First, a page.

The word of the day is “peculiar.” Nations and societies generally expect that those who live in them conform to their ways. But the faithful do not ultimately belong to any particular state or culture. The writer of 1 Peter proclaims, “You are a chosen generation, a royal priesthood, a holy nation, a peculiar people (KJV vs. 2:9). Our reading of 1 Peter 1:1-2; 10-12; 2: 6:10 teaches that we who have received the mercy of God should not try to fit in to the social order in which we live. Rather, we should live as God’s own peculiar people called to “proclaim the works of God” and shine His light in the darkness of this world.
Today we begin the reading of 1 Peter, traditionally ascribed to St. Peter. The Orthodox Study Bible notes that this epistle was written from Rome around 50-67 AD. Peter addressed it to those who are “pilgrims of the Dispersion,” the members of the churches of Asia Minor.
The Diaspora Applied to Christians
The “dispersion” initially referred to the diaspora, the scattering of the Jewish people throughout the Mediterranean world. This relocation of the Jews began with the destruction of the Northern Kingdom in 722 BC. It continued with the Babylonian exile of Jews from the Southern Kingdom in 587-537 A.D. However, in our reading, the “Dispersion” does not refer to the Jews. It refers to the spread of Christians of both Jewish and Gentile backgrounds throughout the Roman Empire. The apostle calls these believers, wherever they are, “pilgrims.” That is, they are “exiles” or “aliens” who are living in a strange place away from their homeland (Strong’s #3927, 193).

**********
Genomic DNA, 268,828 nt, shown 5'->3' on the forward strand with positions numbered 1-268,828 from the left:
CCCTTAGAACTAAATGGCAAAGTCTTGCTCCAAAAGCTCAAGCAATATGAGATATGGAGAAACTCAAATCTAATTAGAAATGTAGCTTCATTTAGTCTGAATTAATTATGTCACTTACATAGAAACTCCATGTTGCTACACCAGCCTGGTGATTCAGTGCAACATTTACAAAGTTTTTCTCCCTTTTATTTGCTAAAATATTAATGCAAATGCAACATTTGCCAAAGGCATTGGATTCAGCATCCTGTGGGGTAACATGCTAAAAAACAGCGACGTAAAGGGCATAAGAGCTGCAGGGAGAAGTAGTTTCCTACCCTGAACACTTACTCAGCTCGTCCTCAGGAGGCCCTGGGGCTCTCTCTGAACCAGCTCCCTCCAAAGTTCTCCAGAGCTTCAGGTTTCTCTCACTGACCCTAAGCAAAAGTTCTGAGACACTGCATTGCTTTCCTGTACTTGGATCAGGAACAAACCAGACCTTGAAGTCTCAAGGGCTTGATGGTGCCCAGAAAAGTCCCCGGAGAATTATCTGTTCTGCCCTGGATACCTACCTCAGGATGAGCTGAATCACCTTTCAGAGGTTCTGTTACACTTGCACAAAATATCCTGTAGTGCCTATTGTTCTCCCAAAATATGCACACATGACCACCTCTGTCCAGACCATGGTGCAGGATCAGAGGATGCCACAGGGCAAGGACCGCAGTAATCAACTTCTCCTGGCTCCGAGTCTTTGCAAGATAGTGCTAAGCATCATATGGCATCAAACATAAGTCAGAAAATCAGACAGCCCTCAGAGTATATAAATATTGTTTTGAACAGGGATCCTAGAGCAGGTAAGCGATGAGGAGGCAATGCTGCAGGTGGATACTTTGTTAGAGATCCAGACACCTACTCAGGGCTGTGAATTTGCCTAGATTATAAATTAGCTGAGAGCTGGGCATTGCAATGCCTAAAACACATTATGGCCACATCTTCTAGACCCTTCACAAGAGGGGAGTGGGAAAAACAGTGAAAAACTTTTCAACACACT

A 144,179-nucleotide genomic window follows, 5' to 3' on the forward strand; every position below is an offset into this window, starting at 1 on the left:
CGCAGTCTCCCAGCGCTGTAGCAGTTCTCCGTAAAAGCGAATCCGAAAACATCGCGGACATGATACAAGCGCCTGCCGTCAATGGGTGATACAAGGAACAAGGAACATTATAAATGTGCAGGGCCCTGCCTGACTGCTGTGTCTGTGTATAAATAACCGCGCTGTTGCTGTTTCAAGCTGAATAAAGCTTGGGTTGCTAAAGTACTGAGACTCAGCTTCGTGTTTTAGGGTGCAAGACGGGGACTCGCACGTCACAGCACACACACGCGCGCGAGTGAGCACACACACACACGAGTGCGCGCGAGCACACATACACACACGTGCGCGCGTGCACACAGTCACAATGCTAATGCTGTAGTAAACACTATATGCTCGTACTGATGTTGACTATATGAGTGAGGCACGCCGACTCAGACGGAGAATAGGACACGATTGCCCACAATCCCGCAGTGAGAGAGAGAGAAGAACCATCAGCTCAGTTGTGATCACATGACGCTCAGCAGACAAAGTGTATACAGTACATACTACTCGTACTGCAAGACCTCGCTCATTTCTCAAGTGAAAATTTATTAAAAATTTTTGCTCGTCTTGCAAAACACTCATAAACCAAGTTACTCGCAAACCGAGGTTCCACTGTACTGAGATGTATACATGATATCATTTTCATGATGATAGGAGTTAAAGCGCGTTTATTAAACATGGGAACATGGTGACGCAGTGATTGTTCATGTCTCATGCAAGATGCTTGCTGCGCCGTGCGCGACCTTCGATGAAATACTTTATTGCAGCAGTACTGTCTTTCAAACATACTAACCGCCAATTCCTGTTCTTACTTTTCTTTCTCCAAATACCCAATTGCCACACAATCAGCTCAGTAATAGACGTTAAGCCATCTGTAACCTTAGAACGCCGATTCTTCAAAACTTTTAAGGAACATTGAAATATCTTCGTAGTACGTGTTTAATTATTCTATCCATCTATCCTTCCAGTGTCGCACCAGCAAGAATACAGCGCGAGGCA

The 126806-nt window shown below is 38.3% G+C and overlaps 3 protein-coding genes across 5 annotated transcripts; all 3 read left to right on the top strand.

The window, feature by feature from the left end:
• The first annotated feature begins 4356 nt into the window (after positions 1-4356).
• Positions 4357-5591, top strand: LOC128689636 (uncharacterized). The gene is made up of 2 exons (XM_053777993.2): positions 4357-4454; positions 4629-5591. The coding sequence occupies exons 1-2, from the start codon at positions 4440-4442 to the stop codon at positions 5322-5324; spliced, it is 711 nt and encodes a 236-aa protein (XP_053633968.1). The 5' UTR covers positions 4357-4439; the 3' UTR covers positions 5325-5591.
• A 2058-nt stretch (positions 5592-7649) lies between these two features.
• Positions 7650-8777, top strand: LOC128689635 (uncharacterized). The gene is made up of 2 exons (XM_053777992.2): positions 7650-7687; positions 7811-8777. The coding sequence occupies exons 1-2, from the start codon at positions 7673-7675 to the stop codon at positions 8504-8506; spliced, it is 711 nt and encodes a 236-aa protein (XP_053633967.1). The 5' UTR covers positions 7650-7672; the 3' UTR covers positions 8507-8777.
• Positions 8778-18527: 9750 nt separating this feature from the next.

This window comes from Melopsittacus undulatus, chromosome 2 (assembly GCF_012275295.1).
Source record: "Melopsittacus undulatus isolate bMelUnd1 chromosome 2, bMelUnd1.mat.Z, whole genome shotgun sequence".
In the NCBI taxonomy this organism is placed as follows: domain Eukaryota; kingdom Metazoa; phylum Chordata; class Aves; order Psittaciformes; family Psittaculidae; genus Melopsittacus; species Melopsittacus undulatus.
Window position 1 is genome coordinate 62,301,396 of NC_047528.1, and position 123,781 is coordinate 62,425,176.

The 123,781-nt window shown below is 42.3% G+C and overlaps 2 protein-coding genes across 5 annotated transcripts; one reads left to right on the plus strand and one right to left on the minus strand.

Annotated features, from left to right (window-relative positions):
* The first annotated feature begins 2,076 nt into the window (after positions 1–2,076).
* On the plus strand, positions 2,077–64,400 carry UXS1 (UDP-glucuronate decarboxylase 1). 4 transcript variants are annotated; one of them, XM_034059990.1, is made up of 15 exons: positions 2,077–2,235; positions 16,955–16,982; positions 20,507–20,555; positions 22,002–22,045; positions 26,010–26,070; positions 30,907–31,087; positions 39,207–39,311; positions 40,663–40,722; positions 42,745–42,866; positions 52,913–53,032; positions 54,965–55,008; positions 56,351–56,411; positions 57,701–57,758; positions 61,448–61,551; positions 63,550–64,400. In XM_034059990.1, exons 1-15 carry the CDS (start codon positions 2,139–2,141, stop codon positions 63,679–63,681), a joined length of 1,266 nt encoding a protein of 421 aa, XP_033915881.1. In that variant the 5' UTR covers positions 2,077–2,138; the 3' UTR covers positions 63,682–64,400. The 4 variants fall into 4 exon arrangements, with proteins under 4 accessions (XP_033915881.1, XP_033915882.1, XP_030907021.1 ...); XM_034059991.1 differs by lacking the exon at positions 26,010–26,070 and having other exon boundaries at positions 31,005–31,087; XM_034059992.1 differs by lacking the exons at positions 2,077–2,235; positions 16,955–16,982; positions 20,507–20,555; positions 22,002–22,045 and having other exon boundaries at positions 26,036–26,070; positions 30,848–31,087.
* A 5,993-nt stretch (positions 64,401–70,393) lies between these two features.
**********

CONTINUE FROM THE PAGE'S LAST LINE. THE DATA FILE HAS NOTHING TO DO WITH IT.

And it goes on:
It is true that there was a flight of Christians from the Holy Land beginning with the stoning of Steven (Acts 7:57-59) in about 34 or 35 A.D. However, the apostle has in mind the broader reality that just as the Jews are now scattered throughout the Roman empire, so are Christians. This comparison supports the writer’s theme that the Church has inherited the right to be called the Chosen People.
An Identity Reassigned
In 1 Peter 9-10, Peter ascribes all the marks of the identity of the Chosen People of Israel to the Body of Christ. The apostle takes the words of 1 Peter 2:9 directly from Exodus 18:5-6 in the Septuagint (LXX) version of the Old Testament. In this passage, Moses proclaims that if the people keep the covenant, they shall be to Him a “royal priesthood and a holy nation” (18:6). Peter declares that the Almighty has conferred this sacred identity to the faithful.
Furthermore, the Book of Revelation expands the same thought, “to Him who loved us and washed us from our sins in His own blood and has made us kings and priests to His God and Father be glory…” (Revelation 1:10). In this view, the company of the faithful is a royal priesthood because it belongs to the Kingdom, and it shares the dignity and honor of the King. The role of this new kingly order of priests is to stand before the altar of God and offer spiritual sacrifices to Him (Strong’s #2406, 119).